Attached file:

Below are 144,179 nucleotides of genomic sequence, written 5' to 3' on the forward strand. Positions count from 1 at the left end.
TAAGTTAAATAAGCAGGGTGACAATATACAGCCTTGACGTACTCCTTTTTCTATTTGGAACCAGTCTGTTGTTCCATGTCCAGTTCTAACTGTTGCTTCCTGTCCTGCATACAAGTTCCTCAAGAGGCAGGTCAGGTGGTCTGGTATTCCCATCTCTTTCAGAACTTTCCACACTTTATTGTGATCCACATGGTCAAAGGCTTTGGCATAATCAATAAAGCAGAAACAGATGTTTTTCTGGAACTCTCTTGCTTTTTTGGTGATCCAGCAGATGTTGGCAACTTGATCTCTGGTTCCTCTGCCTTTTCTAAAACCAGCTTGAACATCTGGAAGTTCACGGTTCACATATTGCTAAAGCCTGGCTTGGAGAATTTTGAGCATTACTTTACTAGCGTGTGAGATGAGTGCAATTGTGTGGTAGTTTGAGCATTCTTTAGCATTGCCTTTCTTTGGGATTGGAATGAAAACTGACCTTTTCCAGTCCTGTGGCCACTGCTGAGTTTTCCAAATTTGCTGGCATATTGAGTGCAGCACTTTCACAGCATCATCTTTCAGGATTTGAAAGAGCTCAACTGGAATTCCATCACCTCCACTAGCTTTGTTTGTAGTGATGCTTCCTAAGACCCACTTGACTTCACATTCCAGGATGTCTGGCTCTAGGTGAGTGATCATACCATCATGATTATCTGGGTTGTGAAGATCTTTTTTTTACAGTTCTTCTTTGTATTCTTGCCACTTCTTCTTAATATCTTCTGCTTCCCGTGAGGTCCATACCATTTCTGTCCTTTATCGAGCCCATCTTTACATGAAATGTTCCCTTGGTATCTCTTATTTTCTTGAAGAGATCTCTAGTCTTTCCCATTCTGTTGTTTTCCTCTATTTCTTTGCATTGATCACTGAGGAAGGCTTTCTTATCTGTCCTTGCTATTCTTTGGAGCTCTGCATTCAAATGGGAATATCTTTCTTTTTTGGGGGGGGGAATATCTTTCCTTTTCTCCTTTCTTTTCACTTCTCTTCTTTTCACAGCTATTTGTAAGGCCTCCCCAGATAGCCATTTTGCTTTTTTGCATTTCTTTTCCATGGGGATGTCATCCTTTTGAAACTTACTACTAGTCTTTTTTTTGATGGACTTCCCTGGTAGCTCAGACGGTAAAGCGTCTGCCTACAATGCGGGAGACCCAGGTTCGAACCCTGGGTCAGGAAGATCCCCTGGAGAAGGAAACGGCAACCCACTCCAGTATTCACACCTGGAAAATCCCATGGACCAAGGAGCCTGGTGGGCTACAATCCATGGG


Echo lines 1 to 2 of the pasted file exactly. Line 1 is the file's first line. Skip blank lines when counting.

Below are 144,179 nucleotides of genomic sequence, written 5' to 3' on the forward strand. Positions count from 1 at the left end.
TAAGTTAAATAAGCAGGGTGACAATATACAGCCTTGACGTACTCCTTTTTCTATTTGGAACCAGTCTGTTGTTCCATGTCCAGTTCTAACTGTTGCTTCCTGTCCTGCATACAAGTTCCTCAAGAGGCAGGTCAGGTGGTCTGGTATTCCCATCTCTTTCAGAACTTTCCACACTTTATTGTGATCCACATGGTCAAAGGCTTTGGCATAATCAATAAAGCAGAAACAGATGTTTTTCTGGAACTCTCTTGCTTTTTTGGTGATCCAGCAGATGTTGGCAACTTGATCTCTGGTTCCTCTGCCTTTTCTAAAACCAGCTTGAACATCTGGAAGTTCACGGTTCACATATTGCTAAAGCCTGGCTTGGAGAATTTTGAGCATTACTTTACTAGCGTGTGAGATGAGTGCAATTGTGTGGTAGTTTGAGCATTCTTTAGCATTGCCTTTCTTTGGGATTGGAATGAAAACTGACCTTTTCCAGTCCTGTGGCCACTGCTGAGTTTTCCAAATTTGCTGGCATATTGAGTGCAGCACTTTCACAGCATCATCTTTCAGGATTTGAAAGAGCTCAACTGGAATTCCATCACCTCCACTAGCTTTGTTTGTAGTGATGCTTCCTAAGACCCACTTGACTTCACATTCCAGGATGTCTGGCTCTAGGTGAGTGATCATACCATCATGATTATCTGGGTTGTGAAGATCTTTTTTTTACAGTTCTTCTTTGTATTCTTGCCACTTCTTCTTAATATCTTCTGCTTCCCGTGAGGTCCATACCATTTCTGTCCTTTATCGAGCCCATCTTTACATGAAATGTTCCCTTGGTATCTCTTATTTTCTTGAAGAGATCTCTAGTCTTTCCCATTCTGTTGTTTTCCTCTATTTCTTTGCATTGATCACTGAGGAAGGCTTTCTTATCTGTCCTTGCTATTCTTTGGAGCTCTGCATTCAAATGGGAATATCTTTCTTTTTTGGGGGGGGGAATATCTTTCCTTTTCTCCTTTCTTTTCACTTCTCTTCTTTTCACAGCTATTTGTAAGGCCTCCCCAGATAGCCATTTTGCTTTTTTGCATTTCTTTTCCATGGGGATGTCATCCTTTTGAAACTTACTACTAGTCTTTTTTTTGATGGACTTCCCTGGTAGCTCAGACGGTAAAGCGTCTGCCTACAATGCGGGAGACCCAGGTTCGAACCCTGGGTCAGGAAGATCCCCTGGAGAAGGAAACGGCAACCCACTCCAGTATTCACACCTGGAAAATCCCATGGACCAAGGAGCCTGGTGGGCTACAATCCATGGG